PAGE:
As Jeffrey Lord of The American Spectator points out, Ronald Reagan himself referred to Biden as a “smooth but pure demagogue.” Throughout the Reagan years Biden was notoriously soft on Communism and totally defeatist in his outlook regarding the Cold War. It’s fair to say that if things had ever gone Biden’s way back then the Soviet Union would probably still be around today. But while Biden has been 100% wrong in everything he’s said or done when it comes to foreign policy there’s no doubt that he has earned his reputation as a loudmouthed legislative thug. Reagan identified him as part of a “lynch mob” that included Ted Kennedy and Howard Metzenbaum (of Ohio).
Paul Kengor tells a story in The American Spectator about a classic example of Biden demagoguery that occurred in 1981. It was during the Senate confirmation hearing for Judge William P. Clark, who had been nominated by President Reagan to be the number two man at the State Department. Unlike Secretary of State Alexander Haig, Judge Clark was a close personal friend of Reagan’s and everybody knew how important this confirmation was to the President. Biden knew it and took it upon himself to make things as difficult and humiliating as possible for Clark during the questioning.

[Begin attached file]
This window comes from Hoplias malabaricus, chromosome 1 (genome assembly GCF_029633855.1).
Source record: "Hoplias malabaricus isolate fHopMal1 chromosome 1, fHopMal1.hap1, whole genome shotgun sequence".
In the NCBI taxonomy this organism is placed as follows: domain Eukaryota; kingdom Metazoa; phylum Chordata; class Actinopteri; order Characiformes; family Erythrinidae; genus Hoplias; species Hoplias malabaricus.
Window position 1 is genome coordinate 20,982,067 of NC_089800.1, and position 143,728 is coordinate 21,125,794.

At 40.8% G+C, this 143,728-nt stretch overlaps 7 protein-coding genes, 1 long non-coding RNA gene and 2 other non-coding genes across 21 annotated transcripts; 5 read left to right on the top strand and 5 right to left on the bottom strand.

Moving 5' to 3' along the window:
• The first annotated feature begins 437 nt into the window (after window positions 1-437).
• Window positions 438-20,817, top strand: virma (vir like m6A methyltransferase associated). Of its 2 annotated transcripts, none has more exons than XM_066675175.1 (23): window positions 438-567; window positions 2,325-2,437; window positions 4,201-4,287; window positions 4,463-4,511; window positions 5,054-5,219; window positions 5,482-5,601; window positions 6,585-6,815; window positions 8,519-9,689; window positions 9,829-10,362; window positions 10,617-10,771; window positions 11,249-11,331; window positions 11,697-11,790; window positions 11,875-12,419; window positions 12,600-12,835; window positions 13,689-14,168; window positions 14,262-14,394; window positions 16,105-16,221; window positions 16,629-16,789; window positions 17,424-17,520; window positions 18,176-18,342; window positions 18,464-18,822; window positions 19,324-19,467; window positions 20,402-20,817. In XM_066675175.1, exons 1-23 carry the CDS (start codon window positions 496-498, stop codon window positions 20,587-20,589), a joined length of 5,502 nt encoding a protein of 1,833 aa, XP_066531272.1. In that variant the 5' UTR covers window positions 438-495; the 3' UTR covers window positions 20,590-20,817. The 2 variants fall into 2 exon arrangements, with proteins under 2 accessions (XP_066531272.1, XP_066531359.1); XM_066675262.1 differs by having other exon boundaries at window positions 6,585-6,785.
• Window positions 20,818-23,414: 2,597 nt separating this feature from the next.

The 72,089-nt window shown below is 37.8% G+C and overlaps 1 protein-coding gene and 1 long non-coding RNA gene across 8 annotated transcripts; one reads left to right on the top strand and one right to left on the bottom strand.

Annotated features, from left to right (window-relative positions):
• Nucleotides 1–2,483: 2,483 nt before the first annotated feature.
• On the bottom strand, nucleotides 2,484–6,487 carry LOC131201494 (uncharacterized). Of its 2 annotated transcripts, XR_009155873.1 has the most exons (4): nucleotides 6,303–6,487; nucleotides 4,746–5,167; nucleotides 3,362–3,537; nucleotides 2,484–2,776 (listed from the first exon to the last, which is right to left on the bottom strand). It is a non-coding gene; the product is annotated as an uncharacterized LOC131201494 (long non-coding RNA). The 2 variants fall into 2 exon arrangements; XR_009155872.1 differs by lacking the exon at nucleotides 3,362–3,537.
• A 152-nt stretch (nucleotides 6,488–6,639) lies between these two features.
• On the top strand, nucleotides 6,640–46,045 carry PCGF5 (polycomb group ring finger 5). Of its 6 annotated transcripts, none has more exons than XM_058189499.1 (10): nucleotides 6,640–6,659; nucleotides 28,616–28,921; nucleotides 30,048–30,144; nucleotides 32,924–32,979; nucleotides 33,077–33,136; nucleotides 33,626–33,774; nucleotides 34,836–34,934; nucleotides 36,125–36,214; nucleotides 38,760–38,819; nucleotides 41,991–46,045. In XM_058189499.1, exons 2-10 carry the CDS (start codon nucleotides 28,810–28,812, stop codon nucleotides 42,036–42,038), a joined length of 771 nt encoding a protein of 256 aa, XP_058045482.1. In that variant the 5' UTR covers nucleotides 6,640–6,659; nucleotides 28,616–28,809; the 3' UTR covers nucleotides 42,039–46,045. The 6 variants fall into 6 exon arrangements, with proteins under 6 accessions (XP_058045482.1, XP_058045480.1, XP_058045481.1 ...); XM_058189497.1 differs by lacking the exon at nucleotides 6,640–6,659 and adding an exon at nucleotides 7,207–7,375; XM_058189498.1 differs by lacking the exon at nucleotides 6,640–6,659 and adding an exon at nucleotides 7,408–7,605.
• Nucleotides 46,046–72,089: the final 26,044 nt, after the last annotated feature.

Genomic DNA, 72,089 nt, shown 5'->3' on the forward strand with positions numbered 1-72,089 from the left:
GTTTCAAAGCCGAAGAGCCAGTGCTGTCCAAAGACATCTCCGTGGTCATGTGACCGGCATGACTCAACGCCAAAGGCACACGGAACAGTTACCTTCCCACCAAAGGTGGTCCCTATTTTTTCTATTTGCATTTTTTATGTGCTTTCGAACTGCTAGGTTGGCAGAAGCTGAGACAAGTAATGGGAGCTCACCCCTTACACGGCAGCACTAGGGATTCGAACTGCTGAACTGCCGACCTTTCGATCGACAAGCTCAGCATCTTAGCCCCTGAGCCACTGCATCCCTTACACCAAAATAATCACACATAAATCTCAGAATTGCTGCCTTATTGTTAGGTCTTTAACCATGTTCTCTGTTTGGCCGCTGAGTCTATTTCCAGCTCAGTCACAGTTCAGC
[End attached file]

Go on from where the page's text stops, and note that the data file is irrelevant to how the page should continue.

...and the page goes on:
Biden began by patronizing Clark for his ability to put himself through school as the son of a poor rancher. “I, for one, think it admirable the way in which you have conducted yourself in getting to and through school,” began Biden. “I have a great deal of admiration for you.”
Biden then expressed his admiration by placing Clark in the stockade, asking him a series of specific questions he knew the judge would not be able to answer.
“I sincerely hope you can answer these questions,” averred Biden. “Let me begin with southern Africa — not South Africa, but southern Africa, such as Namibia, Zimbabwe, Swaziland, Mozambique, Angola and so on…. Can you tell me who is the prime minister of South Africa?” Clark answered: “No, sir, I cannot.”
As the cameras clicked and the evening-news crews started salivating, Biden pressed on: “Can you tell me who the prime minister of Zimbabwe is?” Clark: “It would be a guess.”
Senator Biden then ran through other policy specifics, curiously avoiding the Soviet-Cold War issues that Clark knew well. As he did, Biden inter-mixed his questions with feigned apologies. Biden: “I really don’t like doing this, Justice Clark, but I don’t know how else to get at the point.”